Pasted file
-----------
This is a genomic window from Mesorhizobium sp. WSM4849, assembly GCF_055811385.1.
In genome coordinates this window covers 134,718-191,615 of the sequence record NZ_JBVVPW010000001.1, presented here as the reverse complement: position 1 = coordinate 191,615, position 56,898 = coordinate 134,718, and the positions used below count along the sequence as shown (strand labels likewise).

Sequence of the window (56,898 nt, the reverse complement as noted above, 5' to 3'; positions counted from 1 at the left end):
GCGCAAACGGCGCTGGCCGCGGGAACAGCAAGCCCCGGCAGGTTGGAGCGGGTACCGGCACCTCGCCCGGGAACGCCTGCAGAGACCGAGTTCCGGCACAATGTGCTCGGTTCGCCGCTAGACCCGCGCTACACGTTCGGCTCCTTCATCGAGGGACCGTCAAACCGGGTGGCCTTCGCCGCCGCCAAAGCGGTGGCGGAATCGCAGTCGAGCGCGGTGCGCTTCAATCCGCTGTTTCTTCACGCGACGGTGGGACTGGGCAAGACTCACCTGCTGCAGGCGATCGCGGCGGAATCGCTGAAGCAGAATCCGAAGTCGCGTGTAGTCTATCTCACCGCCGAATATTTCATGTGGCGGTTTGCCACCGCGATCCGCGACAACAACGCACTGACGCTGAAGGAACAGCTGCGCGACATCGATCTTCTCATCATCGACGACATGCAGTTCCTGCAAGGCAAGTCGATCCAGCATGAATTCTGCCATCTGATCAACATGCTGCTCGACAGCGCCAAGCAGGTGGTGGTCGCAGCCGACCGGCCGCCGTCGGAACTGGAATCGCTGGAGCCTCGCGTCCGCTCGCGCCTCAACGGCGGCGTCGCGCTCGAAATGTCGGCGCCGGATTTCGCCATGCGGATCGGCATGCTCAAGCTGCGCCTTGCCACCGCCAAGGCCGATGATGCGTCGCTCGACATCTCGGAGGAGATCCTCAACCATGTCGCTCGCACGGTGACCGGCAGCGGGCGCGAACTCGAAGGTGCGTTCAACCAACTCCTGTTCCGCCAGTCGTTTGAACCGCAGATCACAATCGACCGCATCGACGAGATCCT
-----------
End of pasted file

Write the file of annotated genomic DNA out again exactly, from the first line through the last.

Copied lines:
This is a genomic window from Mesorhizobium sp. WSM4849, assembly GCF_055811385.1.
In genome coordinates this window covers 134,718-191,615 of the sequence record NZ_JBVVPW010000001.1, presented here as the reverse complement: position 1 = coordinate 191,615, position 56,898 = coordinate 134,718, and the positions used below count along the sequence as shown (strand labels likewise).

Sequence of the window (56,898 nt, the reverse complement as noted above, 5' to 3'; positions counted from 1 at the left end):
GCGCAAACGGCGCTGGCCGCGGGAACAGCAAGCCCCGGCAGGTTGGAGCGGGTACCGGCACCTCGCCCGGGAACGCCTGCAGAGACCGAGTTCCGGCACAATGTGCTCGGTTCGCCGCTAGACCCGCGCTACACGTTCGGCTCCTTCATCGAGGGACCGTCAAACCGGGTGGCCTTCGCCGCCGCCAAAGCGGTGGCGGAATCGCAGTCGAGCGCGGTGCGCTTCAATCCGCTGTTTCTTCACGCGACGGTGGGACTGGGCAAGACTCACCTGCTGCAGGCGATCGCGGCGGAATCGCTGAAGCAGAATCCGAAGTCGCGTGTAGTCTATCTCACCGCCGAATATTTCATGTGGCGGTTTGCCACCGCGATCCGCGACAACAACGCACTGACGCTGAAGGAACAGCTGCGCGACATCGATCTTCTCATCATCGACGACATGCAGTTCCTGCAAGGCAAGTCGATCCAGCATGAATTCTGCCATCTGATCAACATGCTGCTCGACAGCGCCAAGCAGGTGGTGGTCGCAGCCGACCGGCCGCCGTCGGAACTGGAATCGCTGGAGCCTCGCGTCCGCTCGCGCCTCAACGGCGGCGTCGCGCTCGAAATGTCGGCGCCGGATTTCGCCATGCGGATCGGCATGCTCAAGCTGCGCCTTGCCACCGCCAAGGCCGATGATGCGTCGCTCGACATCTCGGAGGAGATCCTCAACCATGTCGCTCGCACGGTGACCGGCAGCGGGCGCGAACTCGAAGGTGCGTTCAACCAACTCCTGTTCCGCCAGTCGTTTGAACCGCAGATCACAATCGACCGCATCGACGAGATCCT